Skip to main content

Health Topics


You're pregnant!  Congratulations! 

While pregnancy is an exciting time, it is also a time when you may have many questions and concerns. On this page, we have put together information and resources to help you take care of yourself (and baby!).  We are glad to be able to share the medically reviewed information with you but remember: nothing takes the place of regular visits with your health care provider for prenatal care.

If you are still looking for a physician, please consider Good Neighbor Community Health Center and Good Neighbor Fremont.  We have contracted with highly qualified OB providers who look forward to working with you to help make your pregnancy a happy and healthy one. 

To make an appointment or for more information, please call (402) 562-7500 (Columbus) or (402) 721-0951 (Fremont).


Common lab tests

Common lab tests

A number of lab tests are suggested for all women as part of routine prenatal care. These tests can help find conditions that can increase the risk of complications for you and your fetus,  Your health care provider will go over the results of these tests with you and can talk to you about any concerns or questions you may have.

RPR Test Rapid Plasma Reagin is a screening test to check for syphilis.

Why is it done? Some STDs like syphilis can be treated and cured with antibiotics. If you test positive for syphilis, early treatment can help protect you and your baby.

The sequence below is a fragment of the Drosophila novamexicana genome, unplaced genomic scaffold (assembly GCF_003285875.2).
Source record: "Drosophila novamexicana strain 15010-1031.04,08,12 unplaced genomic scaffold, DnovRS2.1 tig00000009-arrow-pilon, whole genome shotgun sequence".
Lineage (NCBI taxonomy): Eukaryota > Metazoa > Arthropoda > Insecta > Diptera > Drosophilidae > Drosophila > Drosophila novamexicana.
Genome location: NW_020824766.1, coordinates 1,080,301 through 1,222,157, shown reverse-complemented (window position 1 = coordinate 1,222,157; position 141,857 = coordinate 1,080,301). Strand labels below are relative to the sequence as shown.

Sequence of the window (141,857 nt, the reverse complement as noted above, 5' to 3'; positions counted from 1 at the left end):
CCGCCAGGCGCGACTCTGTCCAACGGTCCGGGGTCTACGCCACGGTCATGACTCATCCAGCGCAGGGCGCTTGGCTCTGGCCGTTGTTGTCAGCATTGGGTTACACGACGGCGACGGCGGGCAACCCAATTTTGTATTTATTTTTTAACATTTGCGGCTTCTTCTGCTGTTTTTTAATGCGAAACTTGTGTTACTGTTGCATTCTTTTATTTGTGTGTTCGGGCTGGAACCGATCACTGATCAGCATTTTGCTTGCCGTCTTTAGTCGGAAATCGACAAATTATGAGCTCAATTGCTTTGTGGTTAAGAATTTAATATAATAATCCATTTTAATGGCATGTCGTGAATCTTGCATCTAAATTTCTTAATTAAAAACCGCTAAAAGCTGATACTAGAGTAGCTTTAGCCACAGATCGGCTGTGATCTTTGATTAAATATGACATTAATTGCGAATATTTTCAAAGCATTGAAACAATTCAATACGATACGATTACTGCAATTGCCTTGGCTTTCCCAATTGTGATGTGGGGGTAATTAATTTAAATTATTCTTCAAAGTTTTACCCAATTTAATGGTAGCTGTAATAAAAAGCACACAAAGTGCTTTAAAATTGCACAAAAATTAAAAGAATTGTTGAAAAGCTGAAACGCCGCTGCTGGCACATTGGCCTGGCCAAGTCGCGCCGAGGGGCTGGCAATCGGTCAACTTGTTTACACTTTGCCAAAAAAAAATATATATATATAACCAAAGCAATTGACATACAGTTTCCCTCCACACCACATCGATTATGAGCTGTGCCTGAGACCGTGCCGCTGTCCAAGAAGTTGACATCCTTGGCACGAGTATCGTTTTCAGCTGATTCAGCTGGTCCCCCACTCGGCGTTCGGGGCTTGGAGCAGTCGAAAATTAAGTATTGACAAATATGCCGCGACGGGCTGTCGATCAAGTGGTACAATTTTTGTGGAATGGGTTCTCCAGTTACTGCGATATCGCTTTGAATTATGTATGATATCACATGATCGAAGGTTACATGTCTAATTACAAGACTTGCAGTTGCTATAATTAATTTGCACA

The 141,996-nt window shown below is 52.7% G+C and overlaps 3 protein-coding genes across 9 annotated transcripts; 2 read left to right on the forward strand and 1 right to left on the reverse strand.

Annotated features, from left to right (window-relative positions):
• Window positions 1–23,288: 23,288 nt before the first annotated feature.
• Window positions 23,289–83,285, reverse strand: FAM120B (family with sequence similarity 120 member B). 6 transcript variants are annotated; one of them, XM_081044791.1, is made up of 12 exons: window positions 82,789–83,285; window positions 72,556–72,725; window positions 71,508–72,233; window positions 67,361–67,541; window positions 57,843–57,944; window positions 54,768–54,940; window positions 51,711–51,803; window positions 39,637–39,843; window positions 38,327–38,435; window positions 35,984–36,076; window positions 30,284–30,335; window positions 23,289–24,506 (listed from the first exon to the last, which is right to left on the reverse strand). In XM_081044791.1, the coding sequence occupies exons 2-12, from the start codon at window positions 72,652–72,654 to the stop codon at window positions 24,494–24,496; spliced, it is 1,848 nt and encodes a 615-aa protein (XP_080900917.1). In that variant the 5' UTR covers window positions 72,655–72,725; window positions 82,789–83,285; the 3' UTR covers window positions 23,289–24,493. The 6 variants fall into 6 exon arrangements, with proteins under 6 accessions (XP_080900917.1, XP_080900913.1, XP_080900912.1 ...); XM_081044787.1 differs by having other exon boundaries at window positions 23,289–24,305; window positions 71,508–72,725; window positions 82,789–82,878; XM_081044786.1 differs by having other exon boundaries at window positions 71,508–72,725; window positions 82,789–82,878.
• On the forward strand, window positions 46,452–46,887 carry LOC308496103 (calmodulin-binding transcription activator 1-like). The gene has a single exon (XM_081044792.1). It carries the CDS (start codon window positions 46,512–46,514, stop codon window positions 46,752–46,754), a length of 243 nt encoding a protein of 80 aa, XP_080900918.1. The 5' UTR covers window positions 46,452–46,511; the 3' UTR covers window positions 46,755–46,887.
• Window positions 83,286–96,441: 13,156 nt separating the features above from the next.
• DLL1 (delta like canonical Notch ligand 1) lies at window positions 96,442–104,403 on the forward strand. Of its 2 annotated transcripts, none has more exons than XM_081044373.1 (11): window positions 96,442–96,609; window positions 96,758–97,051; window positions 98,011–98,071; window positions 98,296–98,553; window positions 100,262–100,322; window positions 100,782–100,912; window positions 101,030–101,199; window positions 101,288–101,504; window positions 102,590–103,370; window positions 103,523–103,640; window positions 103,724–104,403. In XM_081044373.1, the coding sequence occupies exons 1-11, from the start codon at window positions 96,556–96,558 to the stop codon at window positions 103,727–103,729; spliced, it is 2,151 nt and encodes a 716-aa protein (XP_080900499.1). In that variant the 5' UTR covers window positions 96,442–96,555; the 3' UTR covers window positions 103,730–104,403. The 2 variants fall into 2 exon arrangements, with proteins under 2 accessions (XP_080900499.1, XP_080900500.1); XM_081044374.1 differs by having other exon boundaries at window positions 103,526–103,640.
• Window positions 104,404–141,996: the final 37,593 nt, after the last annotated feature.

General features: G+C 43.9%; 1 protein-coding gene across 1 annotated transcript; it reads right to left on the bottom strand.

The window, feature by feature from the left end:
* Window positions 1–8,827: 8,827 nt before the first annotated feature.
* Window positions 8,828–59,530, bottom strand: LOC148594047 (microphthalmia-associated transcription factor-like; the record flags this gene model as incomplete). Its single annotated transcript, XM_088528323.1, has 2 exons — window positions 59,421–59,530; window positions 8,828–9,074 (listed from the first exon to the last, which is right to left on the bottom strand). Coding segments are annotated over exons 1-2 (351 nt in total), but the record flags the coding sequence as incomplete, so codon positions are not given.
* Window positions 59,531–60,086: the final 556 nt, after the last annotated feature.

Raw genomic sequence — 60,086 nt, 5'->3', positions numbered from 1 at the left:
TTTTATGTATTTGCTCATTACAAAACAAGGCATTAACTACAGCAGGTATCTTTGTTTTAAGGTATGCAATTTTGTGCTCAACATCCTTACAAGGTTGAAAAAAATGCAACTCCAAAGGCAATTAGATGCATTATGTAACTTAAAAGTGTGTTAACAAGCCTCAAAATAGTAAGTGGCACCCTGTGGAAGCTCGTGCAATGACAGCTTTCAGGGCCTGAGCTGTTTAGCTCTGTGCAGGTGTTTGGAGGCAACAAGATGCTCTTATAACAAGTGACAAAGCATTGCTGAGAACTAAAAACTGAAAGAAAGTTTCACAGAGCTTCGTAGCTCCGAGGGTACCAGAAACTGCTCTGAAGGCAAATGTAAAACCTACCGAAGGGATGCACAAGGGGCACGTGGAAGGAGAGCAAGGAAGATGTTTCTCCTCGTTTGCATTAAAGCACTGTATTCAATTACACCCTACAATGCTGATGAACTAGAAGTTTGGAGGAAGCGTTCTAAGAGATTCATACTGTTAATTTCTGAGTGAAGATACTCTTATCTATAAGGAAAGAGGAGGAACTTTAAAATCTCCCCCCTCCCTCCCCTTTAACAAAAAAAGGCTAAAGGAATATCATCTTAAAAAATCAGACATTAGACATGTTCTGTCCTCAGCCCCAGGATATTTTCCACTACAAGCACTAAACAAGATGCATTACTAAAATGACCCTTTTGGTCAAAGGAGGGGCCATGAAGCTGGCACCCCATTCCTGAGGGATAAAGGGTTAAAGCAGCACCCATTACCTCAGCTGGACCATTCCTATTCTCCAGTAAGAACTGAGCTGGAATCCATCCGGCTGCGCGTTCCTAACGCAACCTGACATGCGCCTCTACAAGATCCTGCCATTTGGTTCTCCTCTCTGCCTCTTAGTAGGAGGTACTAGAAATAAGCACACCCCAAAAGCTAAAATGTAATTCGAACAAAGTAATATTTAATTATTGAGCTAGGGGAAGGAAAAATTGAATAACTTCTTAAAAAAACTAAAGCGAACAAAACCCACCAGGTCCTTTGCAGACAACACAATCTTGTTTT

Blood typing. This determines what type of blood someone has (A,B, AS or O) and whether their blood is Rh-positive or negative. 

Why is it done? Knowing the mother's blood type is especially important during pregnancy in case a mother and her fetus have incompatible blood types.

Rubella Rubella (German measles) can have very serious consequences for the fetus.

Why is it done? A blood specimen is tested to see if a sufficient amount of antibody is present in the blood to protect the pregnant woman and the fetus.

Hepatitis B It detects a protein produced by the virus and can detect a hepatitis B infection even before it causes symptoms.     

Why is it done? It is important to detect active hepatitis B infections in pregnant women because newborns are especially vulnerable to developing chronic infection.

TSH Test It measures the amount of thyroid stimulating hormone (TSH) in your blood before it causes symptoms. 

Why is it done? To determine abnormal thyroid function, either hyperthyroidism or hypothyroidism.

CBC The complete blood count (CBC) is a test that evaluates the cells that circulate in blood.                                                       

Why is it done? To identify and prevent problems. The first CBC (baseline) results can be compared to later CBCs to look for changes that could indicate a health issue.

HIV The screening tests detect HIV antigen and/or HIV antibodies in the blood. HIV is the virus that causes AIDS (acquired immunodeficiency syndrome).       

Why is it done? If a pregnant woman is infected with HIV, the virus can be passed to and infect her baby.